On this day, what would have been my father’s 100th birthday, I think it’s time to bring him on the scene. My mother
and my father
The Mowbrays have invited neighbors, friends and a couple of lucky American soldiers to come for the last party before the house is taken over by the Royal Canadian Air Force.This time I’ll let my father tell his side of the story. This excerpt comes from a letter he wrote home to his parents in Connecticut.
We were asked to spend the weekend at the country seat of the 23rd Lord Mowbray and Stourton. The whole thing was like a fantastic expedition into early nineteenth century England; Lord M & S has the undisputed and enviable right to kiss the King on the cheek at sight. The house is a hideous great pile of Early Victorian gloom built on the site of the original castle, which burnt down. The grounds are incredibly lovely, including a) a large herd of deer b) a curious domelike structure built by some duke to celebrate a minor victory c) a garden chock-a-block full of incredibly delicious fruit, and d) an artificial lake black with duck. The house is magnificently furnished, mostly in Regency furniture and Romneys and VanDykes.
My friend George and I were a trifle dismayed when we saw all this – we had visions of sitting glumly round the throne, speaking only when spoken to, and dying for a drink. But not at all. After a short period of iciness, while the English aristocracy were obviously wondering what species of barbarians these Americans were, a first rate impromptu-party – the best kind – started, and lasted till two in the morning. During the course of it I fell fairly deeply in love with the seventeen-year-old daughter of a belted earl (or something of the kind), and according to immemorial Alsop custom, urged on by ten glasses of port, soft moonlight, and the scent of roses, I proposed marriage around 1:15 A.M. For the first time, however, I did not wake up in the morning feeling like leaping into the artificial lake. In fact, even in the cold light of day, it looked like a pretty good idea. But since she’s moving almost immediately to some distant corner of England (and corners of England can be awfully distant these days) and since she comes from England’s oldest Catholic family, none of whom have married a Protestant for eight or nine centuries, it seems unlikely that any hands across the sea union will develop. But she really is utterly charming. Perhaps she’ll convert me to God, where you have so miserably failed. Anyway, the whole weekend, what with love and solid comfort combined, was wonderful.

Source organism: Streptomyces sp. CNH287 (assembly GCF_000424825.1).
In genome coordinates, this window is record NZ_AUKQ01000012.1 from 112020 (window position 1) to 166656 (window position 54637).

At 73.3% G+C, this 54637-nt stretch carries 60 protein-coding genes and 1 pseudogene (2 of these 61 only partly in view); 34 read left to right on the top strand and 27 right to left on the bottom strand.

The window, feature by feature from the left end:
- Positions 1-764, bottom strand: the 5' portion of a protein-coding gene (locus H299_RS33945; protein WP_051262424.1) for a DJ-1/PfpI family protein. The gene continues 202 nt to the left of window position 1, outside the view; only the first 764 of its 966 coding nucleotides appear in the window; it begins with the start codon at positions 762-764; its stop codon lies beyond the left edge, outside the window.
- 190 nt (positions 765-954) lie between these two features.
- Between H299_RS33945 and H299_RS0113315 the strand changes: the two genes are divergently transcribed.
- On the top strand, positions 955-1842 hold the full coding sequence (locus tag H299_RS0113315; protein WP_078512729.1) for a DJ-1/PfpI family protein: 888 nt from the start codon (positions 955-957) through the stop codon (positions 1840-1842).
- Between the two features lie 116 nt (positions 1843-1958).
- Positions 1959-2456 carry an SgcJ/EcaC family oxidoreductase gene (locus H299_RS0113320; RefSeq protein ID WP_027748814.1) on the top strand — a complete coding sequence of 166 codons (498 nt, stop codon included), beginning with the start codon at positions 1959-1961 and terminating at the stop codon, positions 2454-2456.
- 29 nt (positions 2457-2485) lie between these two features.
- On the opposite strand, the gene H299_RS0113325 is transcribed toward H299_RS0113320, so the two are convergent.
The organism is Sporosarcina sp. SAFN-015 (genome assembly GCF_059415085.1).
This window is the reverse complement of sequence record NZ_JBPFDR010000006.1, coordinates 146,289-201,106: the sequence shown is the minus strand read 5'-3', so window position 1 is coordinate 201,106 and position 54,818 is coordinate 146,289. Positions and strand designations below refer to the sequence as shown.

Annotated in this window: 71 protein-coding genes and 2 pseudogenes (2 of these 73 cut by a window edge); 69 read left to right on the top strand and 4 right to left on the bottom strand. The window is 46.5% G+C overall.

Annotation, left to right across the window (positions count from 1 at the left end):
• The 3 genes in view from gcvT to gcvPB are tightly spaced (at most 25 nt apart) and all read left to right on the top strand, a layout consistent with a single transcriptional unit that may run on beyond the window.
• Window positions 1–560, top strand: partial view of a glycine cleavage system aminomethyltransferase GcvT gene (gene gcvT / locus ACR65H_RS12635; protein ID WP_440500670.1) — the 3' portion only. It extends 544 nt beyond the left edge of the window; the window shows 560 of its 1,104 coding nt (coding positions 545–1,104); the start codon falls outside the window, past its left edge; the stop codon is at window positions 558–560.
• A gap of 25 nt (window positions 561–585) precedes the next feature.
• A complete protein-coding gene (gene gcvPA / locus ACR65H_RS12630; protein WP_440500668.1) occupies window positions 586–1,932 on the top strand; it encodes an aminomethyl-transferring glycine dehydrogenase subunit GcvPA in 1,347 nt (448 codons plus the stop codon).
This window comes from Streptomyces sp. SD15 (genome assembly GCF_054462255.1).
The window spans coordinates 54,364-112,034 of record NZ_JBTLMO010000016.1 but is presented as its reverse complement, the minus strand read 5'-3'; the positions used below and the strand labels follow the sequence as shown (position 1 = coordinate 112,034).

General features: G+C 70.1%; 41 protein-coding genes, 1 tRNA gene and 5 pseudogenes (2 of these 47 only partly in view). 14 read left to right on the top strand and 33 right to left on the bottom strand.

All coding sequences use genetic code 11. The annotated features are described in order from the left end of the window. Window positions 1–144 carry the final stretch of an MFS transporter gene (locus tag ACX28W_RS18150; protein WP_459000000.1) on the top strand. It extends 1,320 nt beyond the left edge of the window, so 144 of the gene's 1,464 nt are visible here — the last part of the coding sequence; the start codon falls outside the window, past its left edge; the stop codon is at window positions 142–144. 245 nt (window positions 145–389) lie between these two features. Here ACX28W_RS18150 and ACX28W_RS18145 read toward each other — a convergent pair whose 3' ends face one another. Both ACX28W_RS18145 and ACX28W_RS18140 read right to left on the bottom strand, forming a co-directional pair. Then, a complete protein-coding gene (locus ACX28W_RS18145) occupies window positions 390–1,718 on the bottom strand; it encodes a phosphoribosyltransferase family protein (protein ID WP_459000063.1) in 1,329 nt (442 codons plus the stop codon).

My journalist father relied on facts as a reporter, but in his letters home from the war, he tended to exaggerate in the service of a good story. To set the record straight, he’d mixed up my mother with her best friend, Bee. They were both Catholic, but Mummy was hardly the “daughter of a belted earl.” She was also only sixteen, but she may have lied about her age. She certainly looked and acted older.
A few years ago, I read his description of Allerton Park to my eighty-two-year old mother. “Not deer,” she harumphed. “Highland cattle. He never did get that straight.”
My mother, never one to chatter and babble, made only one comment to my father during that dinner party. “You look like a criminal,” she said when she saw his close-cut hair. And with that, he appears to have fallen madly in love.
They were caught kissing in the Rose Garden, my mother told me, only because Lord Mowbray, who was at the opposite end of the garden in the arms of his mistress, happened to notice them and reported it to his wife. The next day, Lady Mowbray wrote my Granny Hankey a stern letter, describing this regrettable incident and suggesting that “something must be done to curb Tish’s hot Spanish blood.” In all my father’s letters home describing his efforts to find his love again, he called her Moonlight and Roses after a popular song of the time because he didn’t wish his mother to start querying her English cousins about this mysterious young girl.
However as my father sadly reports at the end of his letter home, this love seems doomed from the start as Tish and Bee were indeed headed to a distant corner of England. To prepare for war work, they’d enrolled in the Carr Saunders Secretarial School at Stanway House down in the Cotswolds a few miles from Whiteshoots, Granny Hankey’s house that I’ve written about in an earlier post.
On August 31, 1942, the exact same day my parents met at Allerton, a million miles away my mother’s only brother, twenty-year-old Ian Barnard Hankey, was dive-bombed by a Stuka
in the Western Desert on the first day of the battle of Alam el Halfa. Although he died instantly, it took weeks for the news to reach his parents in London.
Sometimes I wonder whether, on his way out of this world, Uncle Ian pushed Daddy in front of his sister.
You’ll have to take care of her, now. I won’t be here to do it